For others – especially those individuals who have already started to secretly contemplate divorce, or for those embattled couples who have begun to discuss the prospect between themselves – the “fresh start” quality of New Year, and the tradition of making resolutions, may prompt unhappy partners to re-evaluate their future and finally make the break they have been contemplating.

At Russell Alexander, Family Lawyers our focus is exclusively family law, offering pre-separation legal advice and assisting clients with family related issues including: custody and access, separation agreements, child and spousal support, division of family property, paternity disputes, and enforcement of court orders. For more information, visit us at RussellAlexander.com

What is the Resolution Evolution – the Path to Peace?

What is the Resolution Evolution – the Path to Peace?

The Resolution Evolution – the Path to Peace is an OCLF/OAFM Conference and your opportunity to take advantage of world-class training close to home, to meet and network with other collaborative professionals, and to socialize with our professional colleagues.

The conference will run May 2, 3 & 4, 2019 at the Brookstreet Hotel, Ottawa, Ontario.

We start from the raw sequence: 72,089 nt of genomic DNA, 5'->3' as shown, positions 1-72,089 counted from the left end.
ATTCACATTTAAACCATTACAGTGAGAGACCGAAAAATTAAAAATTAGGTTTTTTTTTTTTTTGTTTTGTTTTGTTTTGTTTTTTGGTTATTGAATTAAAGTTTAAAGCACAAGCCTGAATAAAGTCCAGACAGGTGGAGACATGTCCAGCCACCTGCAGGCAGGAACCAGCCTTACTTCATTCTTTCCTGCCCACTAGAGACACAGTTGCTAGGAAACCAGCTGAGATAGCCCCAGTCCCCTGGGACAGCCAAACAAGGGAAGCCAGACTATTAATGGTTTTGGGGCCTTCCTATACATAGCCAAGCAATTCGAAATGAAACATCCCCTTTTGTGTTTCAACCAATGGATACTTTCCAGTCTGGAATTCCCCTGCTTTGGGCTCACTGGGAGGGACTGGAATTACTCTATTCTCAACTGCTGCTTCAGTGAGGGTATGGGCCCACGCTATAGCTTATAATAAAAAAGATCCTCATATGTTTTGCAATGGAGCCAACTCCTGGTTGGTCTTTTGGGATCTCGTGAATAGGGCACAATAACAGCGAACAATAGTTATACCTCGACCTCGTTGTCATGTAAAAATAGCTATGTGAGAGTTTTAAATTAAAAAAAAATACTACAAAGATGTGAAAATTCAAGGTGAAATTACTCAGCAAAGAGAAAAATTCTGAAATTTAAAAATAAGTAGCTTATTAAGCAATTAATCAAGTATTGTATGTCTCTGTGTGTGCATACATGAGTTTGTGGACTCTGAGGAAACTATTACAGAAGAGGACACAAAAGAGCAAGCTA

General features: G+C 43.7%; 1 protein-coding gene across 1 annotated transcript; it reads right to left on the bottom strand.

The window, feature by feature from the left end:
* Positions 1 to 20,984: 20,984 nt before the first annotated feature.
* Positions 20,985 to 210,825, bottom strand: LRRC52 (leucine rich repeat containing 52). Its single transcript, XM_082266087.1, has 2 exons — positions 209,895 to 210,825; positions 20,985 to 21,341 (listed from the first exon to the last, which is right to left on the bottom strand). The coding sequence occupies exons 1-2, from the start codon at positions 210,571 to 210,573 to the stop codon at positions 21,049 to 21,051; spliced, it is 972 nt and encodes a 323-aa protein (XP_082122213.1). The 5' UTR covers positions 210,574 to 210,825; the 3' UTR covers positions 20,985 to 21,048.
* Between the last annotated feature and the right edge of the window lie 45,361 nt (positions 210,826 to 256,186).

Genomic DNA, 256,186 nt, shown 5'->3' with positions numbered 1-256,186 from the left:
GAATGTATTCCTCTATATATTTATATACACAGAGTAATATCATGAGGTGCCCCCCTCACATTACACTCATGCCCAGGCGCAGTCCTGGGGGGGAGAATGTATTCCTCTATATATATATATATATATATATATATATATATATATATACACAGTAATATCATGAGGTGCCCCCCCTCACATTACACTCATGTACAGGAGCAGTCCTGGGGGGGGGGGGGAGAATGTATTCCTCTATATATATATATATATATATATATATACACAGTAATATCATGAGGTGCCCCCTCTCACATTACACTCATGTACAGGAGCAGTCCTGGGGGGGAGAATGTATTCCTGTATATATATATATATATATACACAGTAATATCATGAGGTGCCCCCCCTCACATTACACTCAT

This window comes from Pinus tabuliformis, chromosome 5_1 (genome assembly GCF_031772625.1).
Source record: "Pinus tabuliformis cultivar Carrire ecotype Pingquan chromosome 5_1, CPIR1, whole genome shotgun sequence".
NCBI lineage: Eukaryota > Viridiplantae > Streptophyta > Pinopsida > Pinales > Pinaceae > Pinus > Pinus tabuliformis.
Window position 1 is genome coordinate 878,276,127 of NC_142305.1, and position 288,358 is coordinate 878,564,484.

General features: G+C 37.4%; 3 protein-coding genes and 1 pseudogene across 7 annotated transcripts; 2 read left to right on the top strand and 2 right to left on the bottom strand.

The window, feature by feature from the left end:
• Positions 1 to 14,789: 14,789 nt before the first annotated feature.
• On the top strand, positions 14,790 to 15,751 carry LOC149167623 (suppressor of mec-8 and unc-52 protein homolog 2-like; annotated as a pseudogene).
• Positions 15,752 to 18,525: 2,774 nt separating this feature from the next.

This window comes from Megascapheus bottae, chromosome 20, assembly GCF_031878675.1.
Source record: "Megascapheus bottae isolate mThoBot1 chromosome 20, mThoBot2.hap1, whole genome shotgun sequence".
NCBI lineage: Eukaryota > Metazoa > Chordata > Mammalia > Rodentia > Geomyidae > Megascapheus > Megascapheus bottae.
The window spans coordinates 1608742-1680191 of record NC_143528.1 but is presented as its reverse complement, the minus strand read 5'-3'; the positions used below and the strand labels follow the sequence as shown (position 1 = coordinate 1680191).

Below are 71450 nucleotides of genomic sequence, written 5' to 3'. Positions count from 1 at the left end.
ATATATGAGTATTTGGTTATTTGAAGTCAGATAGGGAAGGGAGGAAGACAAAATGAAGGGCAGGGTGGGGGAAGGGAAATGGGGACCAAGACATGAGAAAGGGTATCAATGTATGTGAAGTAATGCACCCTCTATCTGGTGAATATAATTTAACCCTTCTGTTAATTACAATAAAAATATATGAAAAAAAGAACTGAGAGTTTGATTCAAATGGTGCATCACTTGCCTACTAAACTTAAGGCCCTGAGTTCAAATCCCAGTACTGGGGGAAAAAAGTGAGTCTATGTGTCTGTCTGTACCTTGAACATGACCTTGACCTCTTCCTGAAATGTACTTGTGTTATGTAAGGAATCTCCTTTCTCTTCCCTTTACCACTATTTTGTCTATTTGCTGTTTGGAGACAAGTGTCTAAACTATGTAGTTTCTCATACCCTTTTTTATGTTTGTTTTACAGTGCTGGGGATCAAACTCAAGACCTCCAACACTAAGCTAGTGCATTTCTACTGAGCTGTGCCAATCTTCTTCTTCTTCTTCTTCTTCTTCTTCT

To register or learn more, click here.

Divorce Information Centre Update: Representing Yourself In An Ontario Family Law Matter

Divorce Information Centre Update: Representing Yourself In An Ontario Family Law Matter

Check out the information we have recently posted regarding self-representation in Ontario, here

The Divorce Centre includes an easy to navigate guide regarding family law issues, as well as frequently asked questions and informative videos. More information will be added regularly, so be sure to check back for new topics.

The Divorce Centre can be explored further, here.

Court Declares Excuses “Ludicrous” and “Preposterous”

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Court Declares Excuses “Ludicrous” and “Preposterous”

Family Court judges hear cases all day long, and it’s likely fair to say that they’ve “heard it all.”

More to the point, they’ve likely heard a wide array of what are (at best) improbable excuses from litigants, who are called to task for non-compliance with court orders, especially those relating to a failure to provide full and frank disclosure.